Saudi Arabia Business Conditions Continue to Improve
Business conditions facing nonoil private sector companies operating in Saudi Arabia have achieved another
robust improvement as the country’s Purchasing Managers’ Index (PMI) for August went up from 58.1 in July to 58.3 a month later.
The Saudi British Bank has published the results of the headline SABB HSBC Saudi Arabia PMI for August 2012 – a monthly report issued by the bank and HSBC. It reflects the economic performance of Saudi Arabian non-oil producing private sector companies through the monitoring of a number of variables, including output, orders, prices, stocks and employment.
Behind the slight uptick in the headline number was a more marked increase in incoming new business, which
anecdotal evidence attributed to a range of factors including greater sales and marketing efforts and
improving market conditions. In addition, a number of firms also linked higher intakes of new work to
increased construction activity. New work from foreign clients also increased during August, though the rate of growth was at a 21-month low.
Output levels at Saudi Arabia non-oil private sector businesses increased markedly in August. Unlike the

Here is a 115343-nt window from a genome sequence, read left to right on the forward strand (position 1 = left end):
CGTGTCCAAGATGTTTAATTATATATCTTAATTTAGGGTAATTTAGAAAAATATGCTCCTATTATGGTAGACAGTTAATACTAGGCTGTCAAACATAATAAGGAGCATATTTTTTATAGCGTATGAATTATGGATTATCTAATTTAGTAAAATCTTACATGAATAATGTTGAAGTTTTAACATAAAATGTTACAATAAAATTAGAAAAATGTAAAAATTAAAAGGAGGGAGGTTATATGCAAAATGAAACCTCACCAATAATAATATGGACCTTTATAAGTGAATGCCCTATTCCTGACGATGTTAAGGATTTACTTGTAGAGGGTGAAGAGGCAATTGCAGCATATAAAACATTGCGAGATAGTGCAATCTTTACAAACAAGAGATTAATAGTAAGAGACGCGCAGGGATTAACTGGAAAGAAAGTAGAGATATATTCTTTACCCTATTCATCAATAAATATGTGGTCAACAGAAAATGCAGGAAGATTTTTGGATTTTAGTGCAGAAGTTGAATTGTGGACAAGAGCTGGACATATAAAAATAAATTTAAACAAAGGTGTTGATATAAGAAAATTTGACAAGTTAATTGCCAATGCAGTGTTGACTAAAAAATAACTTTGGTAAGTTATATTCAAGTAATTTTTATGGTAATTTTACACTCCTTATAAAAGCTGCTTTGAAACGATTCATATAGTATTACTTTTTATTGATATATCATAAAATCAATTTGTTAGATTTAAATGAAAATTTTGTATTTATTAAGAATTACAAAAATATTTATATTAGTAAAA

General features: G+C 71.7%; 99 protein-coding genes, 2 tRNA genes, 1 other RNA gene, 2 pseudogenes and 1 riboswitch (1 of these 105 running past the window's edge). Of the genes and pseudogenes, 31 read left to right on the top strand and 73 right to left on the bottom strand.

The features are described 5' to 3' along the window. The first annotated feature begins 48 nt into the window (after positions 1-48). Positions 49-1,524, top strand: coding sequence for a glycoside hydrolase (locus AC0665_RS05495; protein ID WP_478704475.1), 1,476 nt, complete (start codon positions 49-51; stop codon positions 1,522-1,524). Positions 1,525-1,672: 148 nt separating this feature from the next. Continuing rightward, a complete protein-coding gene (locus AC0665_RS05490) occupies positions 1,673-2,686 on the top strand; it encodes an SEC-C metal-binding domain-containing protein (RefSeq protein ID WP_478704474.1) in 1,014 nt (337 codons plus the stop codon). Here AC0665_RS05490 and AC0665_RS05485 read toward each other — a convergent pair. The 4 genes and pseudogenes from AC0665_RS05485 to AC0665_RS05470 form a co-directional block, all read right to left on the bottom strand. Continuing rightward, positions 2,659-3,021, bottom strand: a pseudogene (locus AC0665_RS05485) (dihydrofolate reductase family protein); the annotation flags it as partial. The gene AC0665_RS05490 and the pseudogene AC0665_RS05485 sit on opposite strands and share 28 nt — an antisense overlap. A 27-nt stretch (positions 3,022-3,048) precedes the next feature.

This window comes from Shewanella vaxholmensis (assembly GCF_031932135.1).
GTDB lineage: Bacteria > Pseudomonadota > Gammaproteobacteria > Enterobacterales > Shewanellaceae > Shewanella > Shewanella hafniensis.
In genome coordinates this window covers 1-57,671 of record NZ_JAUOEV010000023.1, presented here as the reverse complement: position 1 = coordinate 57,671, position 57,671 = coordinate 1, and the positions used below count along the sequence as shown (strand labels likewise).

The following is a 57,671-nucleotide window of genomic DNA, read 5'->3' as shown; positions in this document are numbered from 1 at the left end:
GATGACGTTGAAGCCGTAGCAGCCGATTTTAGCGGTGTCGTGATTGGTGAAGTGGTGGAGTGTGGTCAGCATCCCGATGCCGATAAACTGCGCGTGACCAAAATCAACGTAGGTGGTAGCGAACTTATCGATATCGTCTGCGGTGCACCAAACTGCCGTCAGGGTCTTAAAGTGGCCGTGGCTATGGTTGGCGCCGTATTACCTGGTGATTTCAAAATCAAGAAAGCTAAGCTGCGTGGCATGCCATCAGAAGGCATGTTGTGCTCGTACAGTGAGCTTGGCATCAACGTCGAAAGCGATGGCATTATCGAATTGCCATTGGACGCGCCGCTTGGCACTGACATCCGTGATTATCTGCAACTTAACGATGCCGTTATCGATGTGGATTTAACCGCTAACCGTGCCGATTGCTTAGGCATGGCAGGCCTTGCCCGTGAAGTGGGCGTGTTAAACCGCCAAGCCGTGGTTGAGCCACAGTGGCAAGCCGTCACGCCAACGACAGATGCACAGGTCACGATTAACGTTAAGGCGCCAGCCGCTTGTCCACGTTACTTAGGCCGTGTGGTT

trend in new orders, however, growth of activity was the weakest since last October. Job creation also eased slightly, with overall employment levels rising at the slowest pace for five months.
Backlogs of work at KSA non-oil private sector companies accumulated for the tenth time in the past 11
months in August, after falling marginally during the previous survey period. The increase was solid
compared to the historical series trend and generally associated by respondents with greater intakes of new
With workloads increasing on the month, purchasing activity among KSA non-oil private sector companies
continued to rise. The pace of expansion was broadly unchanged from that registered in July, and sufficient
for a further (albeit weaker) increase in stocks of purchases. Many firms that built pre-production
inventories noted expectations for growth in activity over the coming months.
Despite input buying increasing, suppliers’ delivery times shortened again during August. Competition
among vendors and faster payments were reportedly behind the improvement in performance, which was of a
similar magnitude to that registered one month previously.
August data showed that prices charged by businesses operating in Saudi Arabia’s non-oil private sector
economy decreased for the first time in over three years of data collection. Although only slight, the reduction in selling prices contrasted with a further rise in average costs.
Overall input price inflation was slightly stronger than July’s seven-month low, and underpinned by growth of both purchasing and staff costs. The former rose relatively quicker over the month, with the costs of a range of raw materials pushed higher by stronger demand.